Introducing Student Conduct Director Jessica Hoelting
Starting this semester, Wittenberg has a new director of student conduct, Jessica Hoelting, who is taking over for former director Krystal Reeb.
Hoelting’s previous job of five years was as an assistant director of student conduct at the University of Dayton. Ready for a change, but wishing to stay in the area, Hoelting sought the opportunity to gain “a new experience” with the student conduct director’s role at Wittenberg.
“Coming to Wittenberg, it was just a great fit, [at a] private, religiously-affiliated institution,” Hoelting said. “I wanted to continue in the field of student conduct, and so moving from an assistant director role to a director role provided that opportunity.”
As director, she focuses on “upholding and maintaining the student code of conduct and ethics, working with residence life – Mark DeVilbis and the Area Coordinators – to make sure that the residence life aspect of things in that code of conduct are also being upheld and, in a sense, supervising the ACs who are hearing many of the cases that occur in residence halls.”
Hoelting also works on the issues regarding rental properties, and cases that have to be taken to hearing boards, as well as “overseeing and chairing those hearings, and again, always making sure that the process is maintained throughout any aspect of those.”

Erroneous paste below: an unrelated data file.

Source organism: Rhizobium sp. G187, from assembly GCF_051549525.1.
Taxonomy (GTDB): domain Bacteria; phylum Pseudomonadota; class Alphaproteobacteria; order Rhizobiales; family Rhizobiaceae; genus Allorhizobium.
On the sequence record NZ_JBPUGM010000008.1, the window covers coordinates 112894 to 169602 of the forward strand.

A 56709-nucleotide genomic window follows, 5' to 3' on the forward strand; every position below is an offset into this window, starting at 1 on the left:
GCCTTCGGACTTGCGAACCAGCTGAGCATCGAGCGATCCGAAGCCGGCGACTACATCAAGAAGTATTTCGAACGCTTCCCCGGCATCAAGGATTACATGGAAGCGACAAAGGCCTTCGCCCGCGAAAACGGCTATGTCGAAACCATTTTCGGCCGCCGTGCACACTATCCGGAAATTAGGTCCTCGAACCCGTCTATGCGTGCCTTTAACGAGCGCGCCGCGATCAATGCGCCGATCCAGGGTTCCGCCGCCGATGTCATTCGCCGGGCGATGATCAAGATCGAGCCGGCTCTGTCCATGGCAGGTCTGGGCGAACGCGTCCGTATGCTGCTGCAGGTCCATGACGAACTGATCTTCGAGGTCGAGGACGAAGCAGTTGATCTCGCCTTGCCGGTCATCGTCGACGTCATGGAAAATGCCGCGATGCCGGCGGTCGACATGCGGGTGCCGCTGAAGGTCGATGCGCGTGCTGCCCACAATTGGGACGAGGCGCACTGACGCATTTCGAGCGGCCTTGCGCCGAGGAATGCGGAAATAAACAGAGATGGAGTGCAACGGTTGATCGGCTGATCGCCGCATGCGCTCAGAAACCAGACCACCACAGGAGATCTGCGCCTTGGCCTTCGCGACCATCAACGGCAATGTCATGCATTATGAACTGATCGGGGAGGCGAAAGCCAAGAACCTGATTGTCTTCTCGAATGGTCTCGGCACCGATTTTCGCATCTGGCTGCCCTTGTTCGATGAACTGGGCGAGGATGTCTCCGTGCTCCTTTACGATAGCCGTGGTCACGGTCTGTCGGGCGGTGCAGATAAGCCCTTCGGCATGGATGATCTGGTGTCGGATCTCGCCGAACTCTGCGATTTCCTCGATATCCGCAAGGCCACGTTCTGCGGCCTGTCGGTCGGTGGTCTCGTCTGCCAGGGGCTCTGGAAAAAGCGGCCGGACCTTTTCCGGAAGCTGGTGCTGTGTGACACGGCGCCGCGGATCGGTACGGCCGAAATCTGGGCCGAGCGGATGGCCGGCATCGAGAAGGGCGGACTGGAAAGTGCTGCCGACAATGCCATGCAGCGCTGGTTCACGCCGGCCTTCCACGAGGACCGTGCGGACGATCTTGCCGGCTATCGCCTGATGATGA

Tied into her title, Hoelting also acts as Title IX coordinator, “supporting [Dean] Casey [Gill].”
“As the Title IX coordinator, I mostly serve as intake officer for any complaints that are filed, conducting and take [taking] meetings with those individuals, and again, making sure that our process is being upheld,” Hoelting said. “It truly is a lot about process. It might sound simple, but lots of times there’s complications that come up, and so you have to be sure that you’re interpreting the code as it’s meant to be interpreted and maintain that throughout that whole process.”
Hoelting has started hearing conduct cases, and is focusing on how to best aid the student body.
“Each institution is different and unique, and our students are experiencing different things. And they’re experiencing them at Wittenberg,” Hoelting said. “What do we [student conduct staff] need to be doing to make sure that our students feel safe, that they know how to report instances of sexual violence or any kind of power-based personal violence, and that we have resources available to them and what those resources look like and how we communicate those out?”
Hoelting intends to use this semester to become better acquainted with the student body so as to see where to take Wittenberg next.
“In terms of the long-term, it’s getting a sense of what the culture is like at Wittenberg,” she said. “[I’m] really trying to figure out where are things at right now and using my past experiences and knowledge and connections that I have to take those and improve…”
Hoelting hopes to make a difference by connecting with students, and having conversations.
“I might be portrayed as ‘the conduct lady,’ but I’m more than that, and I know that they’re [students] more than just an incident on a piece of paper,” Hoelting said. “And if they have any concerns or issues that I truly am open to those conversations, open to debates, because in the end, I’m here to serve students, and if I don’t have a good sense of that, if I’m not open-minded — open and willing to have those conversations — that I’m not going to be very good at my job.”